COVID-19 responses must not be used as a cover for human rights abuses

On May 14, 2020, Robert F. Kennedy Human Rights together with Human Rights Awareness and Promotion Forum (HRAPF) and Sexual Minorities Uganda petitioned the U.N. Working Group on Arbitrary Detention to press Uganda to release 19 LGBTI individuals who were arrested March 29, together with four others after the Uganda Police Force raided the well-known Children of the Sun (COSF) LGBTI shelter in Kampala. The individuals were accused of violating Uganda’s stay-at-home orders and social distancing directives, which require people to stay at home and prohibit gatherings of more than 10 people in order to curb the spread of COVID-19.

Even though they were in total compliance with the COVID-19 restrictions at the time of their arrest, these 19 individuals were nevertheless charged with engaging in “negligent acts likely to spread infection of disease” and “disobedience of a lawful order.”  While the police released four people on health grounds the following day, 19 remained in arbitrary detention until May 19. Reports later revealed that the police initially charged them with engaging in “carnal knowledge,” in violation of Section 145 of the Ugandan Penal Code, a homophobic colonial-era provision that criminalizes same-sex sexual relations and is routinely used in Uganda to target LGBTI individuals. In local media footage of the raid, neighbors of the shelter and area leaders said they were worried about the “homosexual behavior” of the youths in the COSF shelter, and Mayor Hajji Abdul Kiyimba is seen whipping and verbally lashing out at two of the shelter residents while forcing them to admit that they are homosexuals.  

Following tremendous pressure from Ugandan civil society and the international community, the 19 individuals were finally released after 49 days in detention (during which they were routinely denied access to their lawyers), and the senseless charges against them were dropped.

This case is part of a broader trend in which governments around the world, not just Uganda, are exploiting the COVID-19 pandemic to target already marginalized groups. Many have imposed measures aimed at curbing the rate of transmission, including restricting freedom of movement and requiring social distancing, and have declared states of emergency or handed down restrictions through emergency directives. Although some of these measures seem necessary to stop the rapid spread of the virus, others appear to be a pretext to further marginalize already vulnerable groups and drastically restrict civic space - under the guise of protecting public health.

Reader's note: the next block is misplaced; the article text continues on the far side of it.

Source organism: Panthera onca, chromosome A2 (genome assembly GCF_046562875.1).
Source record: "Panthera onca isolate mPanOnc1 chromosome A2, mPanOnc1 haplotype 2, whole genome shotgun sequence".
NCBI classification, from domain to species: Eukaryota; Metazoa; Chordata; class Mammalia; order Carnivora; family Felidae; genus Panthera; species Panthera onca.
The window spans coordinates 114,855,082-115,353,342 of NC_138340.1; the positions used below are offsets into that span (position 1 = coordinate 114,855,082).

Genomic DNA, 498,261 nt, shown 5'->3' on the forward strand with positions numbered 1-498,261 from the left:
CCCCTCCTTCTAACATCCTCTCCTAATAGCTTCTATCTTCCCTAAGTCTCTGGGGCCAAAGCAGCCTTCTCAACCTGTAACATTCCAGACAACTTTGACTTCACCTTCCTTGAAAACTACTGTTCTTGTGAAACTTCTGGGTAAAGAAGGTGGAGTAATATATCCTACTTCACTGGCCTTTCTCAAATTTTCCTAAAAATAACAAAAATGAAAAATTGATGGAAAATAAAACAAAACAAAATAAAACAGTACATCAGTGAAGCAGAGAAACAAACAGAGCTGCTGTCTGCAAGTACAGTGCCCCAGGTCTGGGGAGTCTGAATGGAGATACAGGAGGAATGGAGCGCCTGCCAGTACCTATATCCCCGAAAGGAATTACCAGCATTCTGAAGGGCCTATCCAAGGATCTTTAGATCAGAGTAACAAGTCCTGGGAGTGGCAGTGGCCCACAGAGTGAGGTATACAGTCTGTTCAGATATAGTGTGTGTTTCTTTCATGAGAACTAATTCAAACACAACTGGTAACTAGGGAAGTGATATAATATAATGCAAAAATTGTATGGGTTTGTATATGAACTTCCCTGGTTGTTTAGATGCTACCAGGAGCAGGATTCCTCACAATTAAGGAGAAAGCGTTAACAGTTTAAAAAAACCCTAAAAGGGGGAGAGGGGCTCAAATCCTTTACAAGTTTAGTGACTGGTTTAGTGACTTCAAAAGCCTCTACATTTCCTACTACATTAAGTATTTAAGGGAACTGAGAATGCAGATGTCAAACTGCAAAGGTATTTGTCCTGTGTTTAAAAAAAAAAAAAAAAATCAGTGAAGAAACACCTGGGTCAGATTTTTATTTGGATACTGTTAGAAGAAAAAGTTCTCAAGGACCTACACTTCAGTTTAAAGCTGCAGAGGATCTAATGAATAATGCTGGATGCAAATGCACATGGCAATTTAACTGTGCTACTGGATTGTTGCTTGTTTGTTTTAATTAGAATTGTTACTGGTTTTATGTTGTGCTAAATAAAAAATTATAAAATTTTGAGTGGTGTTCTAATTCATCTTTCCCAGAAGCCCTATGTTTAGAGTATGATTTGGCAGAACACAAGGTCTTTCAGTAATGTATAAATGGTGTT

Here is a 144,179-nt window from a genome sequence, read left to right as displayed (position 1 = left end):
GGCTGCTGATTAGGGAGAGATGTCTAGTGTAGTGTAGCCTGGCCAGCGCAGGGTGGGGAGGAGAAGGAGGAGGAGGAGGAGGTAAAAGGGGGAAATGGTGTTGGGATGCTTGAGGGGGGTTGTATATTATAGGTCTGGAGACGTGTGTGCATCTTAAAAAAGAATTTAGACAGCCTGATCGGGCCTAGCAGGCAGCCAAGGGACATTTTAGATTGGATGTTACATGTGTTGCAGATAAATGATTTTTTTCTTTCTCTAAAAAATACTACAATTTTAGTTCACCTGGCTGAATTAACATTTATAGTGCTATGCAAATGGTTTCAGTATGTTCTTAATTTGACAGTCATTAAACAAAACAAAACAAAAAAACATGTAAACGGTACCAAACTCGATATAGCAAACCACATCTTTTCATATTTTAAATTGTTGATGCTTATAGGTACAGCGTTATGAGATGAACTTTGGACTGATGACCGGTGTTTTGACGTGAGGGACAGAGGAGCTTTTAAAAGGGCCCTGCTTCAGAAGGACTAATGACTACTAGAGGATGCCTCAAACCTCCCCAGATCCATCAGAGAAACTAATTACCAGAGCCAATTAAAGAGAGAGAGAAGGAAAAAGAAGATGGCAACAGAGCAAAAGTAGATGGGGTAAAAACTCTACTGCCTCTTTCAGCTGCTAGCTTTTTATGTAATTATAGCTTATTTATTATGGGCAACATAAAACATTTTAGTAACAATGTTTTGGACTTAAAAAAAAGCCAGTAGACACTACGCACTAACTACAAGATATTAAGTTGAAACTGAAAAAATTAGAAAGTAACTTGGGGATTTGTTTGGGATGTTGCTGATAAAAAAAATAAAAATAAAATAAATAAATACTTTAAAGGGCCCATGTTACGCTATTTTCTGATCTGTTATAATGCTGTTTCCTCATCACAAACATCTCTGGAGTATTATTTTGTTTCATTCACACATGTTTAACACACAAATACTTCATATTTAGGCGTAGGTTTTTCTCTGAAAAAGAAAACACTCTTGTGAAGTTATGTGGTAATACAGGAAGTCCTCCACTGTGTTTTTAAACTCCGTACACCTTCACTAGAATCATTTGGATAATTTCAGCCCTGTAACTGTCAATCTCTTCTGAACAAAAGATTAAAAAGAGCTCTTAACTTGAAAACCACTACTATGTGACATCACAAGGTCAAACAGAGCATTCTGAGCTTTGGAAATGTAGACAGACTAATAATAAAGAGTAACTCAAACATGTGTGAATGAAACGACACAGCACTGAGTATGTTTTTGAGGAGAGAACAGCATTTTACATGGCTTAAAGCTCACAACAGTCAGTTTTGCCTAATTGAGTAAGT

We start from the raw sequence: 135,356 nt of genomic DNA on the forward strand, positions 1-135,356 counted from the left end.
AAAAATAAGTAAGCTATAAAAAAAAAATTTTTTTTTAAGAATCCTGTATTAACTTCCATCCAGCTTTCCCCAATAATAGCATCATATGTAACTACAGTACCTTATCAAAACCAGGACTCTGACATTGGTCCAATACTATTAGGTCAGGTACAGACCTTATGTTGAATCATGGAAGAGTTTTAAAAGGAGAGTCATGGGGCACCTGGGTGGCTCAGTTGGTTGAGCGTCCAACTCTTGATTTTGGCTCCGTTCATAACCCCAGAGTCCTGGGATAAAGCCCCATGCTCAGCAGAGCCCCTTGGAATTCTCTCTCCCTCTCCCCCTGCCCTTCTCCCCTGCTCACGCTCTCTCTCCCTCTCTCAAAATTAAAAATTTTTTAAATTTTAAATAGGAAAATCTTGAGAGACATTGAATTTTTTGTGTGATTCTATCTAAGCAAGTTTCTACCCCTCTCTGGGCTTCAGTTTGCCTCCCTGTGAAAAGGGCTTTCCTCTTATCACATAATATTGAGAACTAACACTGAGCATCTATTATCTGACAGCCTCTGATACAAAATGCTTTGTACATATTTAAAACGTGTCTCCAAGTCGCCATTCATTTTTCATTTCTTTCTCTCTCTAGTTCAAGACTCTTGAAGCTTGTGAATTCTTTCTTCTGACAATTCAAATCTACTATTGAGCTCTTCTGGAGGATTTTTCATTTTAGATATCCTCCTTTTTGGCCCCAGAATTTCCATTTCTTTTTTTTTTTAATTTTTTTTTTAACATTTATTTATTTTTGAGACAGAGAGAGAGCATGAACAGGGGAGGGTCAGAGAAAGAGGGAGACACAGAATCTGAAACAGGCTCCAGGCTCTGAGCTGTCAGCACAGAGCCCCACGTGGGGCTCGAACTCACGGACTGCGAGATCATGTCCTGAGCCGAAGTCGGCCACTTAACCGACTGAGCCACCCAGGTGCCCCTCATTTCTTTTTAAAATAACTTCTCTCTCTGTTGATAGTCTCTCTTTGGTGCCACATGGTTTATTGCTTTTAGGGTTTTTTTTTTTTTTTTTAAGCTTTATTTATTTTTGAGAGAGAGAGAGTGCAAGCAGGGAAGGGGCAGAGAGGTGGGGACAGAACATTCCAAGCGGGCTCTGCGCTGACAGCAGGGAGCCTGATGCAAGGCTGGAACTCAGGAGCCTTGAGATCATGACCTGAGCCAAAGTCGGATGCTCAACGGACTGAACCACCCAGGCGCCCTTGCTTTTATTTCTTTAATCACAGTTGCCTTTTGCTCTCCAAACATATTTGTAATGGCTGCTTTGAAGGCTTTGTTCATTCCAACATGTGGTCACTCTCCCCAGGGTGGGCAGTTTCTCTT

In Zimbabwe, for example, President Mnangagwa declared the coronavirus pandemic to be a national disaster and the country to be in a state of emergency. He followed up 13 days later by instituting a 21-day “total” lockdown curtailing movement within the country, shutting down most business and suspending flights in and out of Zimbabwe. In enforcing these lockdown measures, state security forces have brutally assaulted and violated civilians. One of them, activist Cecilia Chimbiri, was arrested and sexually assaulted by security forces after protesting the state’s failure to provide for the poor during COVID-19. These directives have also been used to target journalists for doing their work. Panashe Makufa, a freelance journalist, was arrested and assaulted in Harare when he was caught photographing police who were trying to disperse crowds while enforcing lockdown measures. In response to the increasing reports of violence and harassment of civilians through COVID-19 enforcement measures, a Zimbabwe high court ordered state security forces to stop assaulting citizens while enforcing the country’s coronavirus lockdown. 

The Ethiopian government has similarly declared a state of emergency and employed COVID-19 restrictions that are having a chilling effect on freedom of speech. On March 27, authorities arrested journalist Yayesew Shimelis for his comments on social media criticizing the government’s response to coronavirus, accusing him of spreading “false news” and holding him in custody for nearly three weeks without charge. He was eventually formally charged under the country’s new hate speech law, whose language has been heavily criticized by rights groups for its infringement on freedom of expression. 

Somalia, too, has targeted journalists who attempt to cover the pandemic. On April 14, Somali police arrested Abdiaziz Ahmed Gurbiye, an editor and director of a privately owned media group, for his posts on Facebook criticizing President Farmaajo’s response to COVID-19 and alleging that the president had redirected ventilators donated to a local hospital to his own office. Gurbiye was detained for 5 days and accused of spreading “false news” that offended the honor of the president. 

While acknowledging the need for a rapid response to curb transmission of COVID-19, respect for human rights and the protection of civic space now more than ever needs to be ensured. For governments to do otherwise, would risk further widening existing inequalities and exacerbating already prevalent rights violations.